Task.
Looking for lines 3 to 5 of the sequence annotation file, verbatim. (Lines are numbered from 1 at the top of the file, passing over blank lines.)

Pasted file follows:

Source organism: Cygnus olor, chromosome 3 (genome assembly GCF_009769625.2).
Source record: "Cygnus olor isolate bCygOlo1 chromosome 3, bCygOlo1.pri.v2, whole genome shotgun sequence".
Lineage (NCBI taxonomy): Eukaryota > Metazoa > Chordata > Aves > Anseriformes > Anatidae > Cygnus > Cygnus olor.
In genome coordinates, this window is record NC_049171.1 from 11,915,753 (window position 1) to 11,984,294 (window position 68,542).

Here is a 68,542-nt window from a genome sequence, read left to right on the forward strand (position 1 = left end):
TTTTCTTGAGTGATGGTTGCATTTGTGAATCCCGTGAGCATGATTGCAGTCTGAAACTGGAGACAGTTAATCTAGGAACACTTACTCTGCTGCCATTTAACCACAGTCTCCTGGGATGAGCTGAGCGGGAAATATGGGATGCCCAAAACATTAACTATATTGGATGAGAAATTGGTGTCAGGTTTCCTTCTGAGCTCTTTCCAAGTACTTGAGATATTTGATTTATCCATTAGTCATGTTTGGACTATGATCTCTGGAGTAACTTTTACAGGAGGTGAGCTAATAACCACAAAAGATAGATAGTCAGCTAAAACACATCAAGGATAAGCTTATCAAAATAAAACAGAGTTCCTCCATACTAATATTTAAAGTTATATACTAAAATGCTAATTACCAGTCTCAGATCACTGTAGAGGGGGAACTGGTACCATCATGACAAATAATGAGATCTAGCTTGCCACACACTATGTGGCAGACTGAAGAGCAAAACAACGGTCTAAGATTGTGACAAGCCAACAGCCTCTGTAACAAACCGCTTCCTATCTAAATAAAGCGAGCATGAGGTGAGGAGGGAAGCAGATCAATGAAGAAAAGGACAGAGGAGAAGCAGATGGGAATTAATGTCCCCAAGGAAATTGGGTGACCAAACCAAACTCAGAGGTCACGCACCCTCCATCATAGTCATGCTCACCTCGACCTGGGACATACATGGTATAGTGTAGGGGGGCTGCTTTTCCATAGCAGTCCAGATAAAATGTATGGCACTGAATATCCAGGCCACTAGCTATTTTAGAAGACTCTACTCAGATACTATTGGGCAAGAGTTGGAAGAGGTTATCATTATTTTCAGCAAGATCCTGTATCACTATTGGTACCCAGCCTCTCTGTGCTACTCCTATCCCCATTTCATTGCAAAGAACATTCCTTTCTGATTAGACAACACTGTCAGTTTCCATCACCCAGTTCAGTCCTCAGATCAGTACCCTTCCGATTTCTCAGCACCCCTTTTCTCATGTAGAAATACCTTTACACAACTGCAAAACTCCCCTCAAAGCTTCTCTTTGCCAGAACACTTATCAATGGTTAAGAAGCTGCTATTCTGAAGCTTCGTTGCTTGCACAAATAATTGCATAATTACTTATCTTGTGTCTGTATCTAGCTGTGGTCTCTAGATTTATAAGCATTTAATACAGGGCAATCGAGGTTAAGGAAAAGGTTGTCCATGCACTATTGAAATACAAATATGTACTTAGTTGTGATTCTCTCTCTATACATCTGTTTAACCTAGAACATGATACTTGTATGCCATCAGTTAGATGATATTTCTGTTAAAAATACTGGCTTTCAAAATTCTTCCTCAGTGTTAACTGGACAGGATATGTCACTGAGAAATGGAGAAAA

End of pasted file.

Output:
Lineage (NCBI taxonomy): Eukaryota > Metazoa > Chordata > Aves > Anseriformes > Anatidae > Cygnus > Cygnus olor.
In genome coordinates, this window is record NC_049171.1 from 11,915,753 (window position 1) to 11,984,294 (window position 68,542).

Here is a 68,542-nt window from a genome sequence, read left to right on the forward strand (position 1 = left end):